Retro appeal

Music - Stephanie Merritt on the new stars and old-stagers we'll be listening to this summer

While nothing about the guttural vigour of Patti Smith's distinctive voice betrays her age (57), one song on Trampin' (Columbia), her first studio album in four years, marks it as unmistakably contemporary. "Radio Baghdad" is a strident 12-minute proclamation of the past glories of "the cradle of civilisation on the banks of the Euphrates". As the coursing, distorted guitars rise to a crescendo, Smith cries: "They're robbing the cradle", and urges the city to flee its oppressors. (And to think Bush got upset about the Dixie Chicks.) Elsewhere, Smith calls upon older influences: "In My Blakean Year" is a bold attempt to put the poet's images to music, while "Gandhi" is another trum-pet call for peace. But it's not all tub-thumping. "Mother Rose" jangles happily with Byrds-like guitars, and the soft closure of the title song, over a solo piano, is further proof (if any were needed) of the mother of punk's versatility.

If, early in their careers, the Beatles and the Rolling Stones had recorded a joint album, it might have sounded like Nic Armstrong's The Greatest White Liar (One Little Indian). Armstrong's debut - produced by Liam Watson, who was responsible for the White Stripes's Elephant - pays deft tribute to the R'n'B bands of the 1950s and 1960s, but also to the jauntier pop of groups such as the Beatles and the Kinks. Of the 14 tracks here (only one of which, "Down Home Girl", is a cover), at least half are impossible to stop humming. Highlights include the Manfred Mann-influenced "She Changes Like the Weather" and "Scratch the Surface", a bubbly folksy number. But Armstrong also lets rip with a good old Jagger scream on such hard blues songs as "Natural Flair" and "Broken Mouth Blues". And he plays all his own guitar, bass, piano and harmonica to boot.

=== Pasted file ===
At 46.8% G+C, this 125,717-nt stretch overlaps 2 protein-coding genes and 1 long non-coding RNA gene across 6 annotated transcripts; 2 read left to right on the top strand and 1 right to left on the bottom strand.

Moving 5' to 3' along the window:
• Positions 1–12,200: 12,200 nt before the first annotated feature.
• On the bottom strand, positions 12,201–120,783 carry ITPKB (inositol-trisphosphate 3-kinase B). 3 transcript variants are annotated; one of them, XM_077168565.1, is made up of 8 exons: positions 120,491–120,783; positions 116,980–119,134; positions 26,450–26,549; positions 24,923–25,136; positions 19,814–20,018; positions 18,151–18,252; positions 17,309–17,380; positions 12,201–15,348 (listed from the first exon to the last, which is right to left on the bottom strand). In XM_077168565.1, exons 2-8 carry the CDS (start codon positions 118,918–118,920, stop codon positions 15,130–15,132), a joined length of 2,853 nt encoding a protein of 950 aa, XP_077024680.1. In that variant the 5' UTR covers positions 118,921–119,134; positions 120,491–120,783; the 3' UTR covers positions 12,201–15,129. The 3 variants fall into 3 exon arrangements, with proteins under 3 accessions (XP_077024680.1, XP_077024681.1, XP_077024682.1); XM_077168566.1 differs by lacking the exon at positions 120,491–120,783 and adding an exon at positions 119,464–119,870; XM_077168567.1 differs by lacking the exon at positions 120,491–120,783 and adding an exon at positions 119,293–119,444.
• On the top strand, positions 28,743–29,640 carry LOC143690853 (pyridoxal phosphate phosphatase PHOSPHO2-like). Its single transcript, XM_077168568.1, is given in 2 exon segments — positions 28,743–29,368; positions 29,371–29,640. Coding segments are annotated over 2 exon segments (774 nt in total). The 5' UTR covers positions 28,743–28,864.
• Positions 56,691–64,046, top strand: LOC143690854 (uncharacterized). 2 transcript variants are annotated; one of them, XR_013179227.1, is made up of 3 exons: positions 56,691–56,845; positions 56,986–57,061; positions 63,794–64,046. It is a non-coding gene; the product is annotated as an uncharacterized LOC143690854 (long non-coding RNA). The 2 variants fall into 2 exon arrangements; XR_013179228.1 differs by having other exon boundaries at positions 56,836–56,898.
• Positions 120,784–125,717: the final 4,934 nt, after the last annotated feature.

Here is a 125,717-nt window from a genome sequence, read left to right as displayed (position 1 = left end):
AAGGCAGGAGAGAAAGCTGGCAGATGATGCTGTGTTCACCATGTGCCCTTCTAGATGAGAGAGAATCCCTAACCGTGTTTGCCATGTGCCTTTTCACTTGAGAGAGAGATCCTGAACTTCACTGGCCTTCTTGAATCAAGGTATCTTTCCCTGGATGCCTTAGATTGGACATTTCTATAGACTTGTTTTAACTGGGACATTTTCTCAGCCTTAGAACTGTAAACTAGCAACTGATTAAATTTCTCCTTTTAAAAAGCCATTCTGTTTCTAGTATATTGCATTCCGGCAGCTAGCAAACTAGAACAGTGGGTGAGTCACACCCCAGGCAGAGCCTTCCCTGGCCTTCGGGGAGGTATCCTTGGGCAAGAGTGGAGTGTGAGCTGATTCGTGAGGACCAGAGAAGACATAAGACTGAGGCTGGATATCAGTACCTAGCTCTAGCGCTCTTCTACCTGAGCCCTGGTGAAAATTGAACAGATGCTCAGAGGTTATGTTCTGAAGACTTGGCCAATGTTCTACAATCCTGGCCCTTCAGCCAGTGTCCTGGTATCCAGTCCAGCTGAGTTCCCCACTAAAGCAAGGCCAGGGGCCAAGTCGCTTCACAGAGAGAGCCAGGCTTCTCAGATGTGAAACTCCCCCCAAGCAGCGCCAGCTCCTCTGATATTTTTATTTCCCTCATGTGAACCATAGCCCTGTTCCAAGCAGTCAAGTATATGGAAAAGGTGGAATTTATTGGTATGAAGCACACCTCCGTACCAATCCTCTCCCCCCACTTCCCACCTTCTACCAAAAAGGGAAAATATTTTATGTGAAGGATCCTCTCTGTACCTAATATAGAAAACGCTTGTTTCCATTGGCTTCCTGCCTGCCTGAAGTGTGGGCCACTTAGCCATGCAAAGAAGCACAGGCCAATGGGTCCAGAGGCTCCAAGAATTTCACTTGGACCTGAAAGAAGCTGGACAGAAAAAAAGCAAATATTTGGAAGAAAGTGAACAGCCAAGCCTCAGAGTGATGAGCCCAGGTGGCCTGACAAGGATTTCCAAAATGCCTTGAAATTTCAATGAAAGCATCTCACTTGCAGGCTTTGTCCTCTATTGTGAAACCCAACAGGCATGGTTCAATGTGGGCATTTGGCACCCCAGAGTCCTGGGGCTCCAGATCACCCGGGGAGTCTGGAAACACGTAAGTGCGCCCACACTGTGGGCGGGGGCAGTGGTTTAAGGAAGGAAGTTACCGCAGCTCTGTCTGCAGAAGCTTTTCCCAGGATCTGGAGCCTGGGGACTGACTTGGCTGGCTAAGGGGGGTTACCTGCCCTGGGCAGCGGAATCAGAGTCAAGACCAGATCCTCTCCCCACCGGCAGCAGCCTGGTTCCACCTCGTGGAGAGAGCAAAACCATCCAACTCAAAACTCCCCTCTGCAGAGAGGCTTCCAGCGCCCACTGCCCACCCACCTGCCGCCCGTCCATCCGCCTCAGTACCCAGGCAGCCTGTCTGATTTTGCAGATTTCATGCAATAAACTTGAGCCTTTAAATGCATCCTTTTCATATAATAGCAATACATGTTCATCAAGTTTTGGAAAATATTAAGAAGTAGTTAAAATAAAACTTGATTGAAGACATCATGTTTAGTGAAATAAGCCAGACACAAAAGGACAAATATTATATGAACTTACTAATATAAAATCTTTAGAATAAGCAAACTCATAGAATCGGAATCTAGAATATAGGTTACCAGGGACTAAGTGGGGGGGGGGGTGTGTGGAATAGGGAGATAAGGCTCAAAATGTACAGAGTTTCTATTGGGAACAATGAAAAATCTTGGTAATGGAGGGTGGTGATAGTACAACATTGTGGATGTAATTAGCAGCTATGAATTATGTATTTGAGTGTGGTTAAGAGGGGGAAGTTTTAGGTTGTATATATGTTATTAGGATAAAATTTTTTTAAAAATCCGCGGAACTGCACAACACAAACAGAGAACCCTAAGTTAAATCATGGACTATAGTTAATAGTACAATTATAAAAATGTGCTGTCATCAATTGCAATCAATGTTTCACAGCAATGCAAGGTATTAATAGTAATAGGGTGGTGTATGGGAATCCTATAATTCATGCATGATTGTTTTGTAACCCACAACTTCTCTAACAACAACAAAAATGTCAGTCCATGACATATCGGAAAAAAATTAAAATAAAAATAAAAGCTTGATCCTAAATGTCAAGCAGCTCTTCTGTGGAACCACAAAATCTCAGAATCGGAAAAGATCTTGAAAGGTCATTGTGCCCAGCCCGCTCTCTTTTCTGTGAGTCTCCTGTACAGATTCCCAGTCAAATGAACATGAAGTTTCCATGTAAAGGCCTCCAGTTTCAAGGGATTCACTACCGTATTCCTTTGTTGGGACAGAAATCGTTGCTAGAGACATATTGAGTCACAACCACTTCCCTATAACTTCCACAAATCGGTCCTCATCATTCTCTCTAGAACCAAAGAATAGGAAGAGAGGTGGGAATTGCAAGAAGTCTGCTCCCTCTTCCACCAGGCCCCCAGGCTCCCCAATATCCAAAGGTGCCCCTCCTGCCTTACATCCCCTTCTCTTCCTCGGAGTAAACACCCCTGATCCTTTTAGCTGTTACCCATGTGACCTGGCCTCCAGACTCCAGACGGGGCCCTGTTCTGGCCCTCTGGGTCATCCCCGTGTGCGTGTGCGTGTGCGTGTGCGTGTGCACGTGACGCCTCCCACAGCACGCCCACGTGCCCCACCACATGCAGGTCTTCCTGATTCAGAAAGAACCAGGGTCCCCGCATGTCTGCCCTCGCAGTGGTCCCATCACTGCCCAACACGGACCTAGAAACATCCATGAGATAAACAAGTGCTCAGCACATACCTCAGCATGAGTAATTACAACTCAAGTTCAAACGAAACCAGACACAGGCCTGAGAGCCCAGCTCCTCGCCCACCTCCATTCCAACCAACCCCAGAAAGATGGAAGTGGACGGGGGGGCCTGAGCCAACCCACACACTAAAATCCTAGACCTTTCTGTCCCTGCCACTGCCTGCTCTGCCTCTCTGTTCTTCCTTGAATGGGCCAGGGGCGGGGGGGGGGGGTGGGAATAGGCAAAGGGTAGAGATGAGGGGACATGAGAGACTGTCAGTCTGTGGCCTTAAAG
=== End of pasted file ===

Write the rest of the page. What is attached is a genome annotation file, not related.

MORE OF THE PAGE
Perhaps surprisingly for a label associated with the rock revival led by the Strokes and the Libertines, Rough Trade snapped up the Delays, a highly accomplished Southampton four-piece whose bright, soaring California pop recalls the La's, the Cocteau Twins and, more recently, Tim Burgess. The group's first album, Faded Seaside Glamour, entered the indie charts at number one, thanks in part to the mainstream success of the two singles, "Hey Girl" and "Long Time Coming". In one sense, the Delays are only reinventing the wheel, but there's a laid-back and - dare I say it - almost Beach Boys-esque feel to their guitar-driven music that has been sorely missing from the art-punk-garage-rock boom. Vocalist and songwriter Greg Gilbert's falsetto brings tears to the eyes, yet not for a moment does he sound as if he's not enjoying himself. This looks like being one of the definitive albums of the summer.

German-born composer Max Richter's The Blue Notebooks (Fat Cat Records) may sound pretentious (it's a fusion of modern classical music with spoken excerpts from Franz Kafka and Czeslaw Milosz), but in fact this is an album of astonishing beauty and depth. In a voice of crystal precision, Tilda Swinton reads meditations on transience from Kafka's Blue Octavo Notebooks and Milosz's poems "Hymn of the Pearl" and "Unattainable Earth". In the title track, her voice rises above the yearning notes of a solo piano and the clacking of a manual typewriter; later, in "Shadow Journal", she speaks unaccompanied. There are background hints of Brian Eno and Philip Glass (Richter's classical ensemble, Piano Circus, regularly performed works by those composers), and the overall mood is one of deliciously aching tristesse. The effect may be oddly soporific, but Richter's arrangements of piano and strings could hardly be improved. Perfect if you're searching for original mood music.

It's almost impossible to find a contemporary R'n'B artist under 30 who doesn't cite Prince's music as a major influence. By this, they usually mean the seminal pop-funk albums that cast a long shadow over the 1980s. In the past decade, however, the diminutive icon has pursued a trajectory of wilful oddness, changing his name to a hieroglyph and using his own label to release a string of forgettable albums. But with Musicology, the artist formerly known as The Artist Formerly Known As Prince has returned both to a major label (Columbia) and to his old form, composing, producing, arranging and performing vocals and every instrument on each of the album's 11 tracks. The title song is a full-blooded funk track, while "Illusion, Coma, Pimp & Circumstance" knowingly blends riffs sampled from previous hits. And the return to mainstream pop hasn't dulled his edge: "Cinnamon Girl" is an explicit commentary on 9/11 and the legacy of the war on terror: "Militants bomb with foreign guns/Both sides children die."